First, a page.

Last week, Ithaka S+R published results from the US Library Survey 2016. This report examines the perspectives of library deans and directors on strategy and priorities broadly. This cycle, we expanded our coverage of issues related to talent management, building on recent Ithaka S+R projects on organizational structure and inclusion, diversity, and equity. Employees are often the greatest asset of an organization, and therefore, a mindset to recruit, develop, and retain an outstanding pool of employees can contribute mightily to organizational vitality. Results from this survey, like previous survey cycles, provide the perspective of library leaders, and it is worth emphasizing that on these issues in particular theirs is but one perspective. Even so, there is quite a bit to reflect upon coming out of our findings. In particular, research library directors see talent management issues quite a bit differently than do their smaller institution peers.

While nearly all library directors are seeking to invest in student learning, research library directors are more clearly pursuing a major pivot, shifting their general collections staffing towards distinctive collections and specialized research support services. This pattern can be seen clearly in the areas where library directors from different types of institutions are planning to add and reduce staff. Research library directors are especially interested in adding positions that will provide new research support services and support distinctive collections, as the figure below illustrates.

Figure 1: To the best of your knowledge, will your library add or reduce employee positions in any of the following areas over the next 5 years? Percentage of respondents who indicated that they would add employee positions in each of the following areas.


To support this new direction, directors at doctoral universities are especially interested in adding new staff and redefining existing positions; approximately seven in ten survey respondents from doctoral institutions indicated that they would be interested in this investment, compared to roughly half of respondents at Master’s and Baccalaureate institutions. And while directors from all three institution types are equally interested in employee salary increases, doctoral institution directors are notably less likely than their peers to wish to make additional investment in employee travel and professional development. Moreover, we also see in the survey findings that relatively greater shares of respondents at doctoral institutions believe that they currently offer effective leadership training, and relatively smaller shares believe that they have insufficient funding for training and professional development.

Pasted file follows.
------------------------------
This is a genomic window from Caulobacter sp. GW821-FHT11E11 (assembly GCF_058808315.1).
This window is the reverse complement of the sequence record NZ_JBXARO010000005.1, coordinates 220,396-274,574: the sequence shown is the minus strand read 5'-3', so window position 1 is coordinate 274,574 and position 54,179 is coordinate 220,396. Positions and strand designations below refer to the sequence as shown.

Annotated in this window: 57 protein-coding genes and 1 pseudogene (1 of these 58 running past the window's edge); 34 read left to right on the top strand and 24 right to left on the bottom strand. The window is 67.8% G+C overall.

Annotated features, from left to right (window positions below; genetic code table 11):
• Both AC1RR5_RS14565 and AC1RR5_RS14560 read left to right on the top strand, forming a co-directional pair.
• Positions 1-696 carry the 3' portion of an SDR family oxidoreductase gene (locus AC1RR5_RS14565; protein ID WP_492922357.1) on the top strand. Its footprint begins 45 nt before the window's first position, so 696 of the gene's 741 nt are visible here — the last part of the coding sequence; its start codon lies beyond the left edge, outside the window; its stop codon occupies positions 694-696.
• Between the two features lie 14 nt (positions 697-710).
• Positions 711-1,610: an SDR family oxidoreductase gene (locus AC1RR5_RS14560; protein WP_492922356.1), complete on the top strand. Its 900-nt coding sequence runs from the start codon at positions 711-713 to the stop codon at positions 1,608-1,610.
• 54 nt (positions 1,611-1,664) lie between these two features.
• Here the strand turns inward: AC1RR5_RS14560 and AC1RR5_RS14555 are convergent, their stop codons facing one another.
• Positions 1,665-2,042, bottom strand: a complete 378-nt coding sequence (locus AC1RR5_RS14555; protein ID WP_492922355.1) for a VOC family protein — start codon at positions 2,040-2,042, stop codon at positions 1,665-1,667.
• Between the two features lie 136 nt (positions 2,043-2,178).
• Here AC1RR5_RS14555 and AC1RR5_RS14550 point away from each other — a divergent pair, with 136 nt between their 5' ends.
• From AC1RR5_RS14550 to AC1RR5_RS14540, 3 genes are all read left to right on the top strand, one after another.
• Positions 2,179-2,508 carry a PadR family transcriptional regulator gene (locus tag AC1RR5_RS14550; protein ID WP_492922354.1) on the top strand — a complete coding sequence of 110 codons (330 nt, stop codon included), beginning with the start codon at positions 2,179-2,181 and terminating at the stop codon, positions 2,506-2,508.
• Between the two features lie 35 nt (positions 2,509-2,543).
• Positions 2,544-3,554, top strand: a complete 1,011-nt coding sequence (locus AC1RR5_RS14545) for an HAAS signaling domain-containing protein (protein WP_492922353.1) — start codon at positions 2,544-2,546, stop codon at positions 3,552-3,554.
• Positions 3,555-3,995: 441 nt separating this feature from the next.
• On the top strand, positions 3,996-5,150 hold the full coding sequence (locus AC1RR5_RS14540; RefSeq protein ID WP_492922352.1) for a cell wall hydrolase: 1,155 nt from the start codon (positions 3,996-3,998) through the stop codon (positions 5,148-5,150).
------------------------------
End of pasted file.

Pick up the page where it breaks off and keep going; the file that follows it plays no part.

While we must be cautious in reaching any conclusion here broadly, there does seem to be at least some evidence that doctoral directors are more likely than their peers at other institution types to be interested in making additional investments in re-staffing and are relatively less interested in devoting additional resources towards reskilling.

Figure 2: If you received a 10% increase in your library’s budget next year in addition to the funds you already expect to receive, in which of the following areas would you allocate the money? Percentage of respondents who selected each item.[1]


About 40% of respondents agreed that retaining current high performing employees is a substantial challenge for their library, and this presented as a somewhat larger concern at doctoral institutions than at smaller colleges and universities. Failing to retain top performers can substantially affect one’s ability to make staffing decisions, including those related to effectively identifying and investing in these high performers, developing succession plans, and planning for areas of future investment.

Those respondents who identified this challenge are more likely than others to think that lack of compensation or limited opportunities for career advancement are important factors underlying voluntary employee departures. While library leaders may often feel that they have limited influence to be able to impact these considerations, which are often shaped at least to a large degree by institutional human resources policies rather than by those inside the library, it may be that libraries with a retention issue should be advocating for improved compensation and career paths.

Figure 3: What are the top reasons library employees voluntarily leave your college or university? Percentage of respondents who selected each item.[2]


At the same time, there is real evidence that many libraries may not be taking an especially formal approach to talent management. For example, library leaders much more frequently utilize informal conversations as a mechanism to stay informed about employee morale compared to the use of staff advocates, exit interviews, or online reviews.

Figure 4: How often do you employ the following tactics to stay regularly informed on how staff feel about working in your library? Percentage of respondents who often or occasionally employ the following tactics.


Leaders’ prioritization of talent management is generally a prerequisite not only for improving inclusion, diversity, and equity, but for effectively leading an organization undergoing strategic transformation. The findings of our newest study suggest that while some leaders may be truly committed to a talent mindset, others may not be pulling out all the stops to focus on talent acquisition, development, and retention. Especially in a period of strategic transformation, these are among the most important issues for organizational effectiveness.


  1. Respondents were able to select up to three items. This figure displays the six items that were most frequently selected; all items are included in the full report of findings.
  2. Respondents were able to select up to three items.